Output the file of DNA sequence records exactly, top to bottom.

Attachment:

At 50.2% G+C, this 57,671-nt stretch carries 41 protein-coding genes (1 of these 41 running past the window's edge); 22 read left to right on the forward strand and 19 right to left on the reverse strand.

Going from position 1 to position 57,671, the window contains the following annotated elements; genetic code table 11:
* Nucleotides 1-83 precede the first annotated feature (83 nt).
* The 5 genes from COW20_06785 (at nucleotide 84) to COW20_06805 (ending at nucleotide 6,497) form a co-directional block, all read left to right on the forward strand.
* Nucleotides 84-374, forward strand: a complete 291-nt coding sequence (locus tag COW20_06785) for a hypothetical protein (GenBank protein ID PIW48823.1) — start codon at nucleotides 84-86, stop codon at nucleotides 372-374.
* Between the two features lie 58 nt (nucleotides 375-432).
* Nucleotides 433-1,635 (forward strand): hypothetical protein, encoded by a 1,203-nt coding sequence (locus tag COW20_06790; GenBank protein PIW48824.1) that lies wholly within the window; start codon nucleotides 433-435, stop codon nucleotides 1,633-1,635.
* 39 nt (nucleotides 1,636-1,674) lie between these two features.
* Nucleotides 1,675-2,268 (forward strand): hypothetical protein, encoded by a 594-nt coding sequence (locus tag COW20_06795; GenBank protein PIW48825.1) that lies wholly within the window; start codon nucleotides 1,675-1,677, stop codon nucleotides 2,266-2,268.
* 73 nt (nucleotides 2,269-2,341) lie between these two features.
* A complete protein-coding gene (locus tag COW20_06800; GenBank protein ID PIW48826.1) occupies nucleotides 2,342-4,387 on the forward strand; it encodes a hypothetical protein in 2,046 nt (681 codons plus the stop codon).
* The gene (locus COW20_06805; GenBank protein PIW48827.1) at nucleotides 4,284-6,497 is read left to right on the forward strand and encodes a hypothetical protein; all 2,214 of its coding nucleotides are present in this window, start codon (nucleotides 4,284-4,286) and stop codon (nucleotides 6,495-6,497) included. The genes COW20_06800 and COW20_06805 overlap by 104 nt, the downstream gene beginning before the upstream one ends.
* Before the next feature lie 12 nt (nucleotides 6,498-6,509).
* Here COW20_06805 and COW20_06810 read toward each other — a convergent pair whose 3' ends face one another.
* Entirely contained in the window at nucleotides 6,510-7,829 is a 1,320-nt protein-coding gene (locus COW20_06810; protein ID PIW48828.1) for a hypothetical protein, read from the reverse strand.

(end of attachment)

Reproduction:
At 50.2% G+C, this 57,671-nt stretch carries 41 protein-coding genes (1 of these 41 running past the window's edge); 22 read left to right on the forward strand and 19 right to left on the reverse strand.

Going from position 1 to position 57,671, the window contains the following annotated elements; genetic code table 11:
* Nucleotides 1-83 precede the first annotated feature (83 nt).
* The 5 genes from COW20_06785 (at nucleotide 84) to COW20_06805 (ending at nucleotide 6,497) form a co-directional block, all read left to right on the forward strand.
* Nucleotides 84-374, forward strand: a complete 291-nt coding sequence (locus tag COW20_06785) for a hypothetical protein (GenBank protein ID PIW48823.1) — start codon at nucleotides 84-86, stop codon at nucleotides 372-374.
* Between the two features lie 58 nt (nucleotides 375-432).
* Nucleotides 433-1,635 (forward strand): hypothetical protein, encoded by a 1,203-nt coding sequence (locus tag COW20_06790; GenBank protein PIW48824.1) that lies wholly within the window; start codon nucleotides 433-435, stop codon nucleotides 1,633-1,635.
* 39 nt (nucleotides 1,636-1,674) lie between these two features.
* Nucleotides 1,675-2,268 (forward strand): hypothetical protein, encoded by a 594-nt coding sequence (locus tag COW20_06795; GenBank protein PIW48825.1) that lies wholly within the window; start codon nucleotides 1,675-1,677, stop codon nucleotides 2,266-2,268.
* 73 nt (nucleotides 2,269-2,341) lie between these two features.
* A complete protein-coding gene (locus tag COW20_06800; GenBank protein ID PIW48826.1) occupies nucleotides 2,342-4,387 on the forward strand; it encodes a hypothetical protein in 2,046 nt (681 codons plus the stop codon).
* The gene (locus COW20_06805; GenBank protein PIW48827.1) at nucleotides 4,284-6,497 is read left to right on the forward strand and encodes a hypothetical protein; all 2,214 of its coding nucleotides are present in this window, start codon (nucleotides 4,284-4,286) and stop codon (nucleotides 6,495-6,497) included. The genes COW20_06800 and COW20_06805 overlap by 104 nt, the downstream gene beginning before the upstream one ends.
* Before the next feature lie 12 nt (nucleotides 6,498-6,509).
* Here COW20_06805 and COW20_06810 read toward each other — a convergent pair whose 3' ends face one another.
* Entirely contained in the window at nucleotides 6,510-7,829 is a 1,320-nt protein-coding gene (locus COW20_06810; protein ID PIW48828.1) for a hypothetical protein, read from the reverse strand.